New District Court Ruling Broadens Protection for International Brands
The Tel Aviv District Court issued a temporary injunction against the Israeli chain Max (also known by its former name Max Stock) which used and applied to register a trademark for its logo that is similar to that of Miniso, a Japanese retail giant which has registered trademarks in Israel, yet as of the date of the ruling, is inactive and not well-known to the Israeli market. This judgment by the district court broadens the protection afforded to international brand owners having registered trademarks in Israel, regardless of whether the brands themselves are used or even well-known in Israel.
Miniso is an international chain of affordable retail stores for home appliances, stationary, cosmetics, toys and more, which was founded in Japan in 2013 and which currently runs over 2600 branches around the world.
Miniso is the holder of registered trademarks in Israel. At the time of the ruling Miniso had not yet begun its operations in Israel, but a few months after the ruling, at the beginning of August, it opened its first branch in Tel Aviv.
Max (formerly Max Stock) is a local chain of affordable retail stores, now active in Israel for over a decade, selling a wide variety of products, among them home appliances, office supplies, fashion accessories and toys. Max is also the owner of trademarks registered in Israel, including the mark:
At the end of 2017 Max filed another trademark application with respect to a stylized trademark in the form of a shopping bag, as follows:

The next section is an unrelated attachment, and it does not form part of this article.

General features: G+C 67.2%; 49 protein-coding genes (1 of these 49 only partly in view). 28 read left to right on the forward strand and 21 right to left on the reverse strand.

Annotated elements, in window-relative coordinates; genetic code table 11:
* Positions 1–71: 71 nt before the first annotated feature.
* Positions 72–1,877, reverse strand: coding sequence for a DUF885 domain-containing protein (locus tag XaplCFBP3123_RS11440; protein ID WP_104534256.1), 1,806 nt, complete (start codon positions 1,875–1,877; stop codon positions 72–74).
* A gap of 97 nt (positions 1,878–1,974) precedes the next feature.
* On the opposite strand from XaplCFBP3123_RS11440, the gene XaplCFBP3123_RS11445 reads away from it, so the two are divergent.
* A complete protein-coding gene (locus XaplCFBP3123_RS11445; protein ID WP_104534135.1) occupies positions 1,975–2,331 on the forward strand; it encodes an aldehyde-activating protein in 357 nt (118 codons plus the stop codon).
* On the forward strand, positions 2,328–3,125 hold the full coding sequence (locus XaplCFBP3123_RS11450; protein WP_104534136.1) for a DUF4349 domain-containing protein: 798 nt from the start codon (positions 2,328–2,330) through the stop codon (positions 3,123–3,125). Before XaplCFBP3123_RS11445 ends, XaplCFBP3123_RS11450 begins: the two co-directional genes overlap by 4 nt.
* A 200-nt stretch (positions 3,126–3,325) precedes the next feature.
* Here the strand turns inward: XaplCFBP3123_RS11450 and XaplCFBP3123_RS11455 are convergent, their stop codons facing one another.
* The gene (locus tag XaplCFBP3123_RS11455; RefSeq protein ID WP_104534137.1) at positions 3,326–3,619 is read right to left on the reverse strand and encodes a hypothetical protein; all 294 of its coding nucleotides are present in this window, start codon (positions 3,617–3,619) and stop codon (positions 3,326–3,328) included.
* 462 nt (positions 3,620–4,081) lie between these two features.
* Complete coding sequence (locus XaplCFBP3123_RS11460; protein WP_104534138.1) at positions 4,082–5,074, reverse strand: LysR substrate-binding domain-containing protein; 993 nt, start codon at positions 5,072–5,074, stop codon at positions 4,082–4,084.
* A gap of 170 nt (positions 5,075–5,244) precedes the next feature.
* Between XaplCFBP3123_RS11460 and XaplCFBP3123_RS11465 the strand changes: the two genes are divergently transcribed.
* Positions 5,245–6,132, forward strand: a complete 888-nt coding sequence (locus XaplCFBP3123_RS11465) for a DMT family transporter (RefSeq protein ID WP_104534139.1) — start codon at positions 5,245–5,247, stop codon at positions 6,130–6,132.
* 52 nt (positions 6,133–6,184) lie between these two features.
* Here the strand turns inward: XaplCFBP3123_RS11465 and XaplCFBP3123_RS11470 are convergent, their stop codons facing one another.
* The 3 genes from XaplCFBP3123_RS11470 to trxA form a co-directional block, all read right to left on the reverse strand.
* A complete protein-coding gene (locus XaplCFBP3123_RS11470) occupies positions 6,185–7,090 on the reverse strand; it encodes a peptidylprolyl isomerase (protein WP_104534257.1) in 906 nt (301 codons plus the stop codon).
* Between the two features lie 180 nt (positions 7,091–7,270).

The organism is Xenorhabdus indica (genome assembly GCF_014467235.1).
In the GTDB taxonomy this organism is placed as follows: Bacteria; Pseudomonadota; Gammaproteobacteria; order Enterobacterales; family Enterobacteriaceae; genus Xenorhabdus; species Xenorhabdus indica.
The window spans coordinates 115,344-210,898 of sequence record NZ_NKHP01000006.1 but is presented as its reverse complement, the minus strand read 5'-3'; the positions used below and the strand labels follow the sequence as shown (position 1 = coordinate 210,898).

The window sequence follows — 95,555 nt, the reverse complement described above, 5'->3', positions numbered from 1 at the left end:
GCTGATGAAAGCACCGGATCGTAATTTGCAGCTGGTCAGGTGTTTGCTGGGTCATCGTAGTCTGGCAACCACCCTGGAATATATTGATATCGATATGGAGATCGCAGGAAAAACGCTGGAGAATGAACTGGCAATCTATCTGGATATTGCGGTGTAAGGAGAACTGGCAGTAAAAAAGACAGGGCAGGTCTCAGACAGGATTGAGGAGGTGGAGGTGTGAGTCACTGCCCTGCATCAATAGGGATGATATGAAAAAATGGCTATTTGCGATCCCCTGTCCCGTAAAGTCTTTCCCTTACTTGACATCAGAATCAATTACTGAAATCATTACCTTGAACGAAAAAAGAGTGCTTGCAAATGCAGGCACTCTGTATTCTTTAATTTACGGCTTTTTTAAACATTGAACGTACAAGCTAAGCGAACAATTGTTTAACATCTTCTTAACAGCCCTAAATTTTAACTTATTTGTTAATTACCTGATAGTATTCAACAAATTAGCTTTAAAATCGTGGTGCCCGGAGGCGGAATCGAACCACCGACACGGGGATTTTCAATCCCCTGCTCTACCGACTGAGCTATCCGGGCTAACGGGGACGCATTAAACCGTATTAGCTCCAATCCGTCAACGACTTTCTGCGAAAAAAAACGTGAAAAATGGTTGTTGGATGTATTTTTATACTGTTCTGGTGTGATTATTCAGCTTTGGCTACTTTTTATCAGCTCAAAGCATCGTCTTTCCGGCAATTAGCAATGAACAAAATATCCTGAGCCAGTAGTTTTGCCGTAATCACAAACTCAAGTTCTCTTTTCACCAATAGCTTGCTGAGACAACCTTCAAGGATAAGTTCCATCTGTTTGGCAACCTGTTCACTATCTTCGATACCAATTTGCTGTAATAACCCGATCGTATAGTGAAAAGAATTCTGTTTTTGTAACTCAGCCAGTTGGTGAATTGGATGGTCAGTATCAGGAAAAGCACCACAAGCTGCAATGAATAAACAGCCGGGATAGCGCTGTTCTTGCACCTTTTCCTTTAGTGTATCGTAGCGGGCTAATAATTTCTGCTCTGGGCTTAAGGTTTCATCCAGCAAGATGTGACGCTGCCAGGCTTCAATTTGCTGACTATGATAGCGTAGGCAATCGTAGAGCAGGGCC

Miniso opposed Max’s application arguing that it was confusingly similar to Miniso’s registered trademarks.
Below is Miniso’s registered mark alongside the opposed trademark of Max:
In addition to the opposition, Miniso filed with the Tel Aviv District Court a motion for temporary injunction against Max contending that the logo used by Max, whose registration as a trademark was sought, was blatantly copied and that it was likely to mislead the consumer public. Miniso argued that Max’s conduct constituted, among others, passing off and infringement of a registered trademark of Miniso.
Miniso claimed in its motion for temporary injunction that it is one of the most successful, fastest-growing and recognized affordable retail chains in the world, that its products are sold at thousands of branches worldwide and that it makes extensive use of its logo upon its products and on the signage of its branches. It contends that although Miniso, is currently not running operations in Israel, the first stores are expected to open in Israel by the end of 2018. Miniso argues that Max competed alongside other parties for purchasing a franchise to run Miniso branches in Israel and after negotiations failed decided to use a mark nearly entirely identical to Miniso’s registered marks.
Max claimed in response that Miniso is a rather obscure chain in Israel, neither well known nor identifiable by the public consumer, and that Miniso’s goal in pursuing judicial proceedings is to smoothen its entry into the Israeli market by generating media interest.